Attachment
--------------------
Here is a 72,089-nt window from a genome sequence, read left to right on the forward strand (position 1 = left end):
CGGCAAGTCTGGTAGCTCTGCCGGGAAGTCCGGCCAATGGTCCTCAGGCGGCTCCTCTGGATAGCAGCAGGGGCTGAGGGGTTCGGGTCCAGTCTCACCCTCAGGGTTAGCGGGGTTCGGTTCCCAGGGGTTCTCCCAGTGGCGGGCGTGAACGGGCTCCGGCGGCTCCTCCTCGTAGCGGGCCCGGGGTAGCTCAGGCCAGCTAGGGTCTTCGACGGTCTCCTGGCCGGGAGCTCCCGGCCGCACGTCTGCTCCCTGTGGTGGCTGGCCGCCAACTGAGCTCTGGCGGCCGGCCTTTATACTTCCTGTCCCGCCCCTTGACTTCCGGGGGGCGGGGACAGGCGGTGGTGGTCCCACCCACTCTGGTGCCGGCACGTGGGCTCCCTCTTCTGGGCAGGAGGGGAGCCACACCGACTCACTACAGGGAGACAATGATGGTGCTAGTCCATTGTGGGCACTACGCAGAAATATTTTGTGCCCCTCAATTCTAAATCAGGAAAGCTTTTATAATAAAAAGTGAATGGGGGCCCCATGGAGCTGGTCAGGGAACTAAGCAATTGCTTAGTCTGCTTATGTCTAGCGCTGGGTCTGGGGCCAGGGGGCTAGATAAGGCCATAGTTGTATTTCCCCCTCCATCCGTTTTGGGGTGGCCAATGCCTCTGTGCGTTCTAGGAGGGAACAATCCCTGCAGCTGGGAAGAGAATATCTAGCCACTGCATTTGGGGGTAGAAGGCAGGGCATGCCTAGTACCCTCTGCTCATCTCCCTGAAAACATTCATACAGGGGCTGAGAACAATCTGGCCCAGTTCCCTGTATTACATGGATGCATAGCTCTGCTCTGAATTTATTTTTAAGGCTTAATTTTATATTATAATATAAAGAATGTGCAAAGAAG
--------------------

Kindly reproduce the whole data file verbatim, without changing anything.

Here is a 72,089-nt window from a genome sequence, read left to right on the forward strand (position 1 = left end):
CGGCAAGTCTGGTAGCTCTGCCGGGAAGTCCGGCCAATGGTCCTCAGGCGGCTCCTCTGGATAGCAGCAGGGGCTGAGGGGTTCGGGTCCAGTCTCACCCTCAGGGTTAGCGGGGTTCGGTTCCCAGGGGTTCTCCCAGTGGCGGGCGTGAACGGGCTCCGGCGGCTCCTCCTCGTAGCGGGCCCGGGGTAGCTCAGGCCAGCTAGGGTCTTCGACGGTCTCCTGGCCGGGAGCTCCCGGCCGCACGTCTGCTCCCTGTGGTGGCTGGCCGCCAACTGAGCTCTGGCGGCCGGCCTTTATACTTCCTGTCCCGCCCCTTGACTTCCGGGGGGCGGGGACAGGCGGTGGTGGTCCCACCCACTCTGGTGCCGGCACGTGGGCTCCCTCTTCTGGGCAGGAGGGGAGCCACACCGACTCACTACAGGGAGACAATGATGGTGCTAGTCCATTGTGGGCACTACGCAGAAATATTTTGTGCCCCTCAATTCTAAATCAGGAAAGCTTTTATAATAAAAAGTGAATGGGGGCCCCATGGAGCTGGTCAGGGAACTAAGCAATTGCTTAGTCTGCTTATGTCTAGCGCTGGGTCTGGGGCCAGGGGGCTAGATAAGGCCATAGTTGTATTTCCCCCTCCATCCGTTTTGGGGTGGCCAATGCCTCTGTGCGTTCTAGGAGGGAACAATCCCTGCAGCTGGGAAGAGAATATCTAGCCACTGCATTTGGGGGTAGAAGGCAGGGCATGCCTAGTACCCTCTGCTCATCTCCCTGAAAACATTCATACAGGGGCTGAGAACAATCTGGCCCAGTTCCCTGTATTACATGGATGCATAGCTCTGCTCTGAATTTATTTTTAAGGCTTAATTTTATATTATAATATAAAGAATGTGCAAAGAAG